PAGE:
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29 Women and 67 Men - Final List of Qualifiers for Oct. 15 MGC Race Olympic Marathon Trials

With Sunday's Tartan Ottawa International Marathon the qualifying window for the Oct. 15 MGC Race, Japan's marathon trials for the 2024 Paris Olympics, came to a close. When the JAAF introduced this format for the 2020 Tokyo Olympics, a total of 15 women and 34 men made the tough standards. This time, with identical standards for women and even tougher ones for men, 29 women and 67 men made it, double the numbers on both sides.

At the MGC Race, the top two finishers will earn guaranteed places on the Paris team. The 3rd placer will have a provisional spot, with the 4th and 5th placers named provisional alternates. If anyone runs under TBA time standards at one of the winter 2023-24 domestic marathons they'll have the chance to steal the 3rd spot on the team from the 3rd placer at the MGC Race, keeping those races relevant and the whole lead-up to the Olympics exciting.

Among women, all three members of the Tokyo Olympics marathon team, Mao Ichiyama (Shiseido), Ayuko Suzuki (Japan Post) and Honami Maeda (Tenmaya) qualified again, along with alternate Mizuki Matsuda (Daihatsu). Yuka Ando (Wacoal), Mizuki Tanimoto (Tenmaya), Sairi Maeda (Daihatsu) and Reia Iwade (Denso) also qualified again, meaning over half the field from last time will be back.

Among men, Suguru Osako (GMO) is the only Tokyo Olympian to make the list again, along with alternate Shohei Otsuka (Kyudenko), NR holder Kengo Suzuki (Fujitsu) and 13 others, making just under half of last time's qualifiers will return.

With both the World Championships and Asian Games happening a short time before the MGC Race and quality teams at both, it's not clear how many of the top people will try to double and how many will give the MGC Race a miss and go for the time standard a few months later. #2-ranked woman Matsuda, #6-ranked Rika Kaseda (Daihatsu) and #7-ranked Sayaka Sato (Sekisui Kagaku), and #2-ranked man Ichitaka Yamashita (Mitsubishi Juko), #3-ranked Kenya Sonota (JR Higashi Nihon) and #5-ranked Kazuya Nishiyama (Toyota) will run Worlds.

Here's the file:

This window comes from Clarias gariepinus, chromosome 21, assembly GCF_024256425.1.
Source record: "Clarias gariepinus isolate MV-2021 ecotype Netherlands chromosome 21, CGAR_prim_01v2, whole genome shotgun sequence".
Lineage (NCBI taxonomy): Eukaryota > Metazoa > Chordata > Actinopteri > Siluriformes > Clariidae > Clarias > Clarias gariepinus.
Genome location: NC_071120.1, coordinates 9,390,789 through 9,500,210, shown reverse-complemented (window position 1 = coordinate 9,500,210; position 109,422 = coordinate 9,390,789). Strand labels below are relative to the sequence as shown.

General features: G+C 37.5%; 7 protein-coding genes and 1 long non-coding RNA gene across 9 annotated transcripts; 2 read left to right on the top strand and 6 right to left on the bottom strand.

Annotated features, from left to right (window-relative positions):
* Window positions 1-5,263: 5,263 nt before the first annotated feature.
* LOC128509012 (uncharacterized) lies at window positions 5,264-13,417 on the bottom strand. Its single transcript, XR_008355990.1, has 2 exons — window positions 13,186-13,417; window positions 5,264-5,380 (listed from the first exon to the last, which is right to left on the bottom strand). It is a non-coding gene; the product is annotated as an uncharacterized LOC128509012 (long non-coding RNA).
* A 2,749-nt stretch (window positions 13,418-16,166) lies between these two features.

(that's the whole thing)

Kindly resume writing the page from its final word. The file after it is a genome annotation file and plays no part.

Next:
The women's team at the Asian Games is weaker with #21-ranked Hikari Onishi (Japan Post) and #23-ranked Mirai Waku (Universal Entertainment) set to run, but the men's team of #6-ranked Yohei Ikeda (Kao) and #9-ranked Toshiki Sadakata (Mitsubishi Juko) is solid. In that sense the MGC process might not produce something close to the best teams Japan could be sending to Paris, but we'll see.

In terms of team representation, as with last time Tenmaya dominates the women's entry list with five entrants. Daihatsu follows with four and Japan Post with three. A total of 16 teams are represented, and one independent athlete, club runner Haruka Yamaguchi (AC Kita), also made the field. 30 men's teams and two independents are represented, with Toyota having seven men on the list even without last time's MGC runner-up Yuma Hattori. Neither JR Higashi Nihon nor Asahi Kasei qualified a single athlete last time, but both have four in the race this time, in Asahi Kasei's case that at least partially due to poaching 2:06 runner Hidekazu Hijikata from Honda. Honda and six other teams all head to the trials with three men each on the list.

The MGC Race happens just 2-3 weeks before the regional qualifying ekidens for the National Corporate Women's Ekiden and New Year Ekiden corporate men's national championships, potentially burning any team with someone qualified. To mitigate that, the Corporate Federation put in place a special rule this year saying that any team that has an athlete in the MGC Race and finishes its regional ekiden will qualify for Nationals without having to make the usual qualifying bracket. That's a saving grace for some of the weaker teams, but in at least one case someone is still getting burned.

Running for the Komori Corporation team, Tsubasa Ichiyama qualified for the MGC Race when he ran 2:07:44 for 3rd and top Japanese at February's Beppu-Oita Mainichi Marathon. He then left Komori at the end of the fiscal year in March to join Sunbelx. Without him, Komori has no qualifiers and will have to make the qualifying bracket at the East Japan corporate ekiden. Sunbelx doesn't have anyone else qualified, and because Ichiyama ran his time before qualifying he won't count in exempting Sunbelx from making the qualifying bracket. This means Sunbelx is the only team that will have to place at its regional qualifier with someone who ran the MGC, putting it at a serious disadvantage in the highly competitive East Japan region. Intricate systems are great, but the more intricate they get the higher the chance is that someone is going to get locked into unintended consequences.

© 2023 Brett Larner, all rights reserved

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